• World of Wonder
Parade. Our Grand Marshals are not limited to these two trans youths, however. Considered the first RuPaul’s Drag Race contestant to enter the series as a transgender woman, season nine favorite Peppermint (also known as Agnes Moore, pictured) is set to join the parade as this year’s Celebrity Marshal. After a full day of music, food, drinks and live entertainment in the park (11am-7pm), the party spills out into the streets for the Rainbow Dash (a family-friendly one-mile fun run/walk), Krystal Kelly Running of the Queens High Heel Race at 8:45pm (waiver required), the Pride Parade at 9pm (featuring floats, marching units and local dignitaries) and a block party along the Main Strip. Free (festival entry $10), 11am-2am Sat, Crockett Park (1300 N. Main Ave.) & Main Strip (1402-1500 N. Main Ave.), pridesanantonio.org.
— Sarah Davis
  • Julián P. Ledezma

Sat 7/1
“Silent Stanzas”
  • Meredith Dean, Silence
Printmaker, painter, mixed-media artist, former UTSA art professor and local treasure Meredith Dean has a creative impulse that simply will not quit. Aside from teaching (until 2014) and creating bold, color-rich abstract works (which have been shown across the country and internationally), Dean founded the Santa Reparata International School of Art in Florence, Italy (along with her late husband) and serves on several important local/regional arts boards. In her latest exhibit “Silent Stanzas,” which is a collection of relief monoprints and wall sculptures, Dean explores her fascination with mapping, topography and the effects of natural forces on the contours of the earth. Comprised of two complimentary bodies of work, the exhibit is the result of Dean’s desire to “express the inter-changeable, constantly shifting, poetic, visual symbols and signs with which we attempt to describe our world.” Free, 6-9pm Sat, REM Gallery, 219 E. Park Ave., (210) 224-1227, remgallery.com. — JC
Sat 7/1
Jungle Boogie III
  • Dolphin Dilemma
Bouncing their audiences into waves and vintage electro drum beats, Dolphin Dilemma aims to convince us to not take life so seriously and to get lost in the magic that is funky electronic music. Equipped with a mini Korg synth and an RC-300 loop station, Zachariah Applebaum, who makes up one third of the local psychedelic prog-rock band Verisimilitude, pulls us through a soundtrack of 1970s future soundscapes for “Jungle Boogie III” which will feature artists Parallelephants, Daph Funk, and Wayne Holtz and a cash prize dance contest. If you’re looking for an excuse to get down and dirty on the dance floor – here’s your shot. $3-$6, 8pm Sat, Ventura, 1011 Avenue B, venturasatx.com. — Chris Conde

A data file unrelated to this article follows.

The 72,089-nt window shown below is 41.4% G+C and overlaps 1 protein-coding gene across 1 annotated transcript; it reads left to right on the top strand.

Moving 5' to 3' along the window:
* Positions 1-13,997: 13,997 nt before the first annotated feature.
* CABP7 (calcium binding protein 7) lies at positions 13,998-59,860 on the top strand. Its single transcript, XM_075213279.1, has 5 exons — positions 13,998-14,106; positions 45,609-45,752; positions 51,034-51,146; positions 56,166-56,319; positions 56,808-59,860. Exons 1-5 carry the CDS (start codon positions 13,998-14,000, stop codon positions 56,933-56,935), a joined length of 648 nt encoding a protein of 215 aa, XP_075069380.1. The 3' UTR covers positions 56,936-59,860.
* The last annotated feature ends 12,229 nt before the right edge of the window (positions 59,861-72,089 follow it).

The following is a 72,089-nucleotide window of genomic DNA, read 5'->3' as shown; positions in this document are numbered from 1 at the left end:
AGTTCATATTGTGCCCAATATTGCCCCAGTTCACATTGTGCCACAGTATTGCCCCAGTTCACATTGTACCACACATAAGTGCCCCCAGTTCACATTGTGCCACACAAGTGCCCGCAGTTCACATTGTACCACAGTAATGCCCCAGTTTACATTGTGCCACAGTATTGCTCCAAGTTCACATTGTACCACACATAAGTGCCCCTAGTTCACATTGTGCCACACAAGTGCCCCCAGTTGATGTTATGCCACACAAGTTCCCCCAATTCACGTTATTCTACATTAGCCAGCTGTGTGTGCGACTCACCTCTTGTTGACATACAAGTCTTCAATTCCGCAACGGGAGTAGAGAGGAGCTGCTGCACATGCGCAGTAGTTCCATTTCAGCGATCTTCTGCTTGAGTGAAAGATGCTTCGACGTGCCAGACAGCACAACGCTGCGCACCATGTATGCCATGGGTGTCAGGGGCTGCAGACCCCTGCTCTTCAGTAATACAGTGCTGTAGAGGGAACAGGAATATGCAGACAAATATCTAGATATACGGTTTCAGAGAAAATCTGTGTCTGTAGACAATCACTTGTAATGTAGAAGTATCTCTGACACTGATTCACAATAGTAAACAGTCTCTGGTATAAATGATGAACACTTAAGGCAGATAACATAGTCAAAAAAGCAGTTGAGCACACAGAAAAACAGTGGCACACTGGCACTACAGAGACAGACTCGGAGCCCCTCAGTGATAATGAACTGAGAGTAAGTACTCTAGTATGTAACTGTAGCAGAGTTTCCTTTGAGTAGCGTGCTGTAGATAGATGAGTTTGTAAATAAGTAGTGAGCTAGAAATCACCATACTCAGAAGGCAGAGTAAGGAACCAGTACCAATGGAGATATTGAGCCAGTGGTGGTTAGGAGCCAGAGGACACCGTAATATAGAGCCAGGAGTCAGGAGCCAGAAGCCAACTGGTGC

Sat 7/1
Roger Waters
When he’s not treating Radiohead to a grandfatherly lambasting over playing a show in Israel, Roger Waters, a founding member and principal creative force behind prog/art-rock juggernaut Pink Floyd, occasionally releases solo music and/or tours behind Pink Floyd classics. The Rock and Roll Hall of Famer dropped his first new album in twelve years this year, with the thematically pointed yet largely lackluster Is This the Life We Really Want?, having dropped only four proper albums of solo material in total since his 1984 debut. But dude still knows how to put on an arena-sized psychedelic odyssey of a show, and you can bet that, at his San Antonio show this weekend, you’ll hear plenty of the old stuff, especially from The Wall, which has become depressingly relevant again in 2017. $33-$2,129, 8pm Sat, AT&T Center, One AT&T Center Pkwy., (210) 444-5000, attcenter.com. — JC

Sat 7/1 - Sun 7/2
Ryan Bingham
Steeped in the traditions of Americana, but with a Los Angeles ear for sweaty riff-rock, Ryan Bingham has straight-up put in work. Bingham’s rollicking Americana-rock mashups and his craggy voice translate into a live show that ratchets up the energy level and dynamism of his compositions, accentuating the rock sound in places and then dampening it down in others. With his most recent studio record, 2015’s Fear and Saturday Night, getting further in the rear-view, fans can likely expect Bingham and band to preview some new shit and trot out the favorites. Also on this fine bill of Americana fare is San Antonio-born country lifer and celebrated songwriter Steve Earle. A crotchety old dude these days, just as you would want him to be, Earle has spent a lifetime as a true student of the craft of country. Always keeping busy, Earle released the excellent So You Want To Be An Outlaw album earlier this month. $32.33-$960.74, 8pm Sat-Sun, Whitewater Amphitheater, 11860 FM 306, New Braunfels, whitewaterrocks.com. — JC